For those traveling to see family or commuting to the day job, expect road conditions to be a challenge with low visibility at times in areas of heavy rain and snow, some fog in places, along with standing water on roadways along the coastal plain and slushy slop from the western mountains over to southern Aroostook. Please allow plenty of extra time to get to where you are going.
A sloppy day ahead
As I have discussed in the past two days, the coastal front will dictate snowfall amounts south of the mountains. The difference between no snow and 6" could be a scant handful of miles. Elevation plays a role in this, with the taller hills likely to hold onto snow longer.
The region of the Winter Weather Advisory has been extended to cover all of northern Maine. Cold air is doing what cold air does and that is to ignore what guidance thinks it is going to do. Even with the southeast wind that could gust 20-40 mph at times as the day progresses, the cold air is likely to hold over the interior. This sets up a warm nose aloft, and with that comes the risk of sleet and freezing rain at the surface in the advisory area. Most areas end with either a mix of junk or rain by the time it is over.
Where the snow sticks are where power outages may occur.
Be aware there could be a rumble of thunder embedded in this as well.
Wednesday 5 AM to Thursday 7 AM - So you are aware, the NAM3 model depicted here has a well-known warm bias to it and as a result, the precipitation types at specific points may differ. The coastal front that I have discussed previously is the most intriguing piece in the scenario which brings the element of surprise.
Snow amounts can bust on both the high and low end. What was 6" of snow could look like 2" of slop in the matter of an hour. Precipitation rates could fall upwards of 1-1½" per hour at times in either frozen, about to freeze, or liquid form. The idea continues that the storm will be intensifying on its way to Nova Scotia, which means precipitation rates will increase as it is heading out the side door. A snow / mix could rip along and to the north of the frontal boundary, with heavy rain to the south of it.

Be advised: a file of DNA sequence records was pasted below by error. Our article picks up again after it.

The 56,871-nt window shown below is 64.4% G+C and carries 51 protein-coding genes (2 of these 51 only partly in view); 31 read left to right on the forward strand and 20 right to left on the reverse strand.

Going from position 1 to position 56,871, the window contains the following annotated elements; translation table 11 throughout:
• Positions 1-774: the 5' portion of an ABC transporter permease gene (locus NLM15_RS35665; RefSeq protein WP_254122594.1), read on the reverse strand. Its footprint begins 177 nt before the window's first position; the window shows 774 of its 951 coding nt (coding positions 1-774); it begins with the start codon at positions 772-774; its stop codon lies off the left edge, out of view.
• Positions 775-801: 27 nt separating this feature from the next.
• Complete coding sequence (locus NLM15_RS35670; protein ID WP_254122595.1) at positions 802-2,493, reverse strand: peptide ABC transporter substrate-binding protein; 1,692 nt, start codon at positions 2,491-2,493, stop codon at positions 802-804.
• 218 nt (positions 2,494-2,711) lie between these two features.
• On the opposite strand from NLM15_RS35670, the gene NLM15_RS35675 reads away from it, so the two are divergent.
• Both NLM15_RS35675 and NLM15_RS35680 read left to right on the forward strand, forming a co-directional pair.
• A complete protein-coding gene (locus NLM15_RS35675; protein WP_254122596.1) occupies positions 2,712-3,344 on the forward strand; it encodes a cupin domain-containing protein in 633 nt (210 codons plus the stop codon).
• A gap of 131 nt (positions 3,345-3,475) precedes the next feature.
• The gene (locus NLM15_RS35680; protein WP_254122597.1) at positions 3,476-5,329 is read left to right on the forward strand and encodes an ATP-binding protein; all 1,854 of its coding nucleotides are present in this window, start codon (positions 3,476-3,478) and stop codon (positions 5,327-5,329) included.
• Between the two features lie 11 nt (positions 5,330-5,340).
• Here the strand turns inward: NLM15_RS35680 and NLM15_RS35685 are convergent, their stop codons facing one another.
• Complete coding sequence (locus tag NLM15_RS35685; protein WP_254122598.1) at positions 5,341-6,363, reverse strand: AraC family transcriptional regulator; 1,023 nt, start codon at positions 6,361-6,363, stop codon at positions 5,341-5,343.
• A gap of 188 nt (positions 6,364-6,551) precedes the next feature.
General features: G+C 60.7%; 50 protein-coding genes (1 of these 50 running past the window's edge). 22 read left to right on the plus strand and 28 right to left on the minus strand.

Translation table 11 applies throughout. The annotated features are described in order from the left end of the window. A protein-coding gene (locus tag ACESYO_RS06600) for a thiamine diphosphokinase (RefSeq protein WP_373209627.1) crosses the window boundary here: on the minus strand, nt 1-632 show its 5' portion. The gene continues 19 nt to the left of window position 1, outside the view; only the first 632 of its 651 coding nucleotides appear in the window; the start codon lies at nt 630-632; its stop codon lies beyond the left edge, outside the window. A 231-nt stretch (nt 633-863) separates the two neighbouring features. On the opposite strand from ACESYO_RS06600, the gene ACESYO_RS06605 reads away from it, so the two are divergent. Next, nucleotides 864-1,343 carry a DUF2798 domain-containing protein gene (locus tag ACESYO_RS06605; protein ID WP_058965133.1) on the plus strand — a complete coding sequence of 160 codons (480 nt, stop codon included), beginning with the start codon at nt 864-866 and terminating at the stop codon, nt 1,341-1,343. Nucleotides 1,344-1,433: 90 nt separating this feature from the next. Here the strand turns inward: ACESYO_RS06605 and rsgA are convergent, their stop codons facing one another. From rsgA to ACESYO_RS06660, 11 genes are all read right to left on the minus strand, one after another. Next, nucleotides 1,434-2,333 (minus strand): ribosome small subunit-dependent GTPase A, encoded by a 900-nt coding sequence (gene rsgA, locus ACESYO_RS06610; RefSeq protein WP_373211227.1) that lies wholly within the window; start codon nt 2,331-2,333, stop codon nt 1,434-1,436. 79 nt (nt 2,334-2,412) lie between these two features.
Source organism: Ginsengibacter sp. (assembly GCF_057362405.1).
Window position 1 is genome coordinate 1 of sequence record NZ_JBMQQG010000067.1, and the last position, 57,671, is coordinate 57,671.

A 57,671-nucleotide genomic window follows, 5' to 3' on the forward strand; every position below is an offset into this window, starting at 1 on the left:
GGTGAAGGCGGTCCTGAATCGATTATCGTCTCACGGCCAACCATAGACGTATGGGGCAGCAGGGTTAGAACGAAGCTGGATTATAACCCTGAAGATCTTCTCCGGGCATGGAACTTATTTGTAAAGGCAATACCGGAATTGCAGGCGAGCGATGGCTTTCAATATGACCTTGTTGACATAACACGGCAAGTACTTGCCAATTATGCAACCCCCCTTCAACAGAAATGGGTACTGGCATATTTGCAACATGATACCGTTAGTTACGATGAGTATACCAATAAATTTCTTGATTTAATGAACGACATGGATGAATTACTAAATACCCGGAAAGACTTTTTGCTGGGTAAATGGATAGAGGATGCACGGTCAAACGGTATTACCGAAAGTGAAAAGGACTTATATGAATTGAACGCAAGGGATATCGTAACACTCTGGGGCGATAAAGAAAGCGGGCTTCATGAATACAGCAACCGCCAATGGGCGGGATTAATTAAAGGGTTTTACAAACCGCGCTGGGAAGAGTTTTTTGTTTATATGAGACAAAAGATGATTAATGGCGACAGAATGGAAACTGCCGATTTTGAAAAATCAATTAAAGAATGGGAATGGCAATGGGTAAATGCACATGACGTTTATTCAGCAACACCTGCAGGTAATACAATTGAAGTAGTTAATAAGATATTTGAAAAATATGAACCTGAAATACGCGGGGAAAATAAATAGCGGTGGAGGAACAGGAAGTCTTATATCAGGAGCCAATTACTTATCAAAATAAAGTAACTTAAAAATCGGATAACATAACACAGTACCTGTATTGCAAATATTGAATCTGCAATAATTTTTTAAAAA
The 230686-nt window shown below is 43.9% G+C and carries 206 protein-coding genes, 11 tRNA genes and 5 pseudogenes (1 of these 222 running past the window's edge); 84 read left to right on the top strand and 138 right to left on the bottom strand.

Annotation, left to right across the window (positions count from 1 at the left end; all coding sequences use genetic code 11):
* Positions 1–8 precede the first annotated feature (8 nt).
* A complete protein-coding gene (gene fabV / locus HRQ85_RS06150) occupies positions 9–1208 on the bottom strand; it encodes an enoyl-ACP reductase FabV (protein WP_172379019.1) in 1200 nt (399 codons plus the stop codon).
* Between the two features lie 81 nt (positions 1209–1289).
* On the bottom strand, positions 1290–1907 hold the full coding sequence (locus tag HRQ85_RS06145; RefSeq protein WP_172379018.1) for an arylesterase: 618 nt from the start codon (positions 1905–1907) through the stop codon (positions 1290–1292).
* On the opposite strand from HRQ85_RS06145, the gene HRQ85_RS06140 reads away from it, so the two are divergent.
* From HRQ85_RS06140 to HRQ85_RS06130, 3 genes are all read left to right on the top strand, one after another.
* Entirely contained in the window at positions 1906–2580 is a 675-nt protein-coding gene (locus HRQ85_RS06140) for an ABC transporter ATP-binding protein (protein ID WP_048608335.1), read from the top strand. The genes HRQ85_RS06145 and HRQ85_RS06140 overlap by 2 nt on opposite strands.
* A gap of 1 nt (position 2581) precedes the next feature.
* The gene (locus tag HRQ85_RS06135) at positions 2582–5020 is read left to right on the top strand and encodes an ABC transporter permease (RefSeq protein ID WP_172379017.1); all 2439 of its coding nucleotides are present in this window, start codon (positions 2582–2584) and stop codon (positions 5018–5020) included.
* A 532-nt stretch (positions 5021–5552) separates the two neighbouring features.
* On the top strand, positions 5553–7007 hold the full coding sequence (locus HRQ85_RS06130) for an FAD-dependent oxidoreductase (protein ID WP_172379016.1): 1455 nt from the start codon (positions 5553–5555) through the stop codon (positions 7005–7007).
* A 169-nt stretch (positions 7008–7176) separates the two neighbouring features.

Precipitation ends from southwest to northeast Wednesday evening into early Thanksgiving Day.
Outlook through early next week
On Thanksgiving Day, any precipitation ends early. A northwesterly stream flow sets up as the storm heads east with gusts 20-30 mph. Temperatures are expected to be on the mild side in the 30s and 40s south of the mountains.
A strong moisture starved cold front passes through the region on Friday that will bring snow showers to the north and mountains where 1-3" of fluff may fall along with gusty winds in the 20-35 mph range that will dump cold air into the region and bring January low temperatures in the single digits north and teens to low 20s south by Saturday morning.
After a relatively quiet weekend with high pressure and cooler than normal temperatures the dominating feature, the next system rolls in on Monday. It's too early to get into specifics on timing and/or precipitation types and amounts, but the idea is there. Updates will come on that over the weekend.
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NOTE: The forecast information depicted on this platform is for general information purposes only for the public and is not designed or intended for commercial use. For those seeking pinpoint weather information for business operations, you should use a private sector source. For information about where to find commercial forecasters to assist your business, please message me and I will be happy to help you.